Jefferson County Clerk Carolyn Guidry seemed pleased at voter turnout for the 2014 mid-term elections in Jefferson County. She says 37% of the county’s 146,039 registered voters cast ballots, that’s 53,710 voters who participated. However Guidry, who won re-election herself, was not pleased at how the county’s electronic voting system performed. Malfunctions caused the vote count to be delayed, and final results were not available until 4:00 a.m. the day after the elections. Guidry said, “It’s very frustrating when I have employees working 24 hours on elections, because of the flaws of a system.” Guidry blames ES&S voting equipment the county purchased in 2006. Tuesday’s flaw was with the scanner that counts mail-in ballots, forcing Guidry to call for a technician to fix it, the closest one was in Tyler. It would take until 4 a.m. the next day to count all 3900 mail-in ballots, and when they were all counted some Republicans who had been in the lead, ended up losing. Guidry says that’s because two-thirds of the mail-in ballots favored Democrats. But the mail-in ballot scanner was not the only problem of the night, not all voting machines had been shut down which made it impossible for votes in those machines to be counted.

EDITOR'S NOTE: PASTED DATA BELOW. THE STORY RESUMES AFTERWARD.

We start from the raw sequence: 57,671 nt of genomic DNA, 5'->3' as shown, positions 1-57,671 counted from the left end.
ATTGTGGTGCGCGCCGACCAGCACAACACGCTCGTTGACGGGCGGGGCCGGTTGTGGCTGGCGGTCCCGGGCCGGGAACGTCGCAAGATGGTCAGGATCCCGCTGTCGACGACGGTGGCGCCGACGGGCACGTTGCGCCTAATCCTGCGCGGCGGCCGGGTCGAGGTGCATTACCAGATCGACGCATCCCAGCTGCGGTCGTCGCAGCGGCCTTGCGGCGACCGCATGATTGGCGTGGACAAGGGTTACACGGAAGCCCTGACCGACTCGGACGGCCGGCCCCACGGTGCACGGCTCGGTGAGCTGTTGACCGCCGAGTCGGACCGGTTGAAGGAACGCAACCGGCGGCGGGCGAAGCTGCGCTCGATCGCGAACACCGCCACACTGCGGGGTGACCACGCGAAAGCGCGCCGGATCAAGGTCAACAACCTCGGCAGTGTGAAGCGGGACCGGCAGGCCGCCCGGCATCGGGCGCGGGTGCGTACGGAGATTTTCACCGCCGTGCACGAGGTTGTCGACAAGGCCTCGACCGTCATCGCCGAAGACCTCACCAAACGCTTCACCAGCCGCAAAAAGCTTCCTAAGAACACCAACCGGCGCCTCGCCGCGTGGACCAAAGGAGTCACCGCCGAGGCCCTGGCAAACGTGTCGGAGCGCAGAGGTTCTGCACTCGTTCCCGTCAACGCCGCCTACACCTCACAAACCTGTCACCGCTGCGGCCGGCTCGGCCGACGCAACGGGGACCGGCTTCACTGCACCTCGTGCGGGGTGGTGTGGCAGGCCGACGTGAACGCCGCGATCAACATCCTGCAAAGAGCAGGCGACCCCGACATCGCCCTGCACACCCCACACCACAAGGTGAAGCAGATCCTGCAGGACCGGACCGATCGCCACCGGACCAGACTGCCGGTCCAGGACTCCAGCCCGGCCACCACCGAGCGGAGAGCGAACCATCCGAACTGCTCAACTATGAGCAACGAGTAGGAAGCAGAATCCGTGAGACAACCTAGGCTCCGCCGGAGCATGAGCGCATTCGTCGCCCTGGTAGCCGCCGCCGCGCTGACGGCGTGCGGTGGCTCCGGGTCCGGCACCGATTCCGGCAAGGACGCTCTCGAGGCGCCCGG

Guidry said, “Which is another thing about this voting system we do not like because you have to close every individual touch screen in order to be able to tabulate the totals of the election.”
It forced election workers to go back to Sabine Pass, Travis Elementary in Port Arthur and Theodore Johns Library in Beaumont to close machines.
Guidry showed us the ratings given to ES&S when commissioners were considering getting a new system in 2006, it was not her choice, nor the system that scored the highest among evaluation committee members.
Guidry said, “It was not the best system nor has it been the best vendor to deal with.”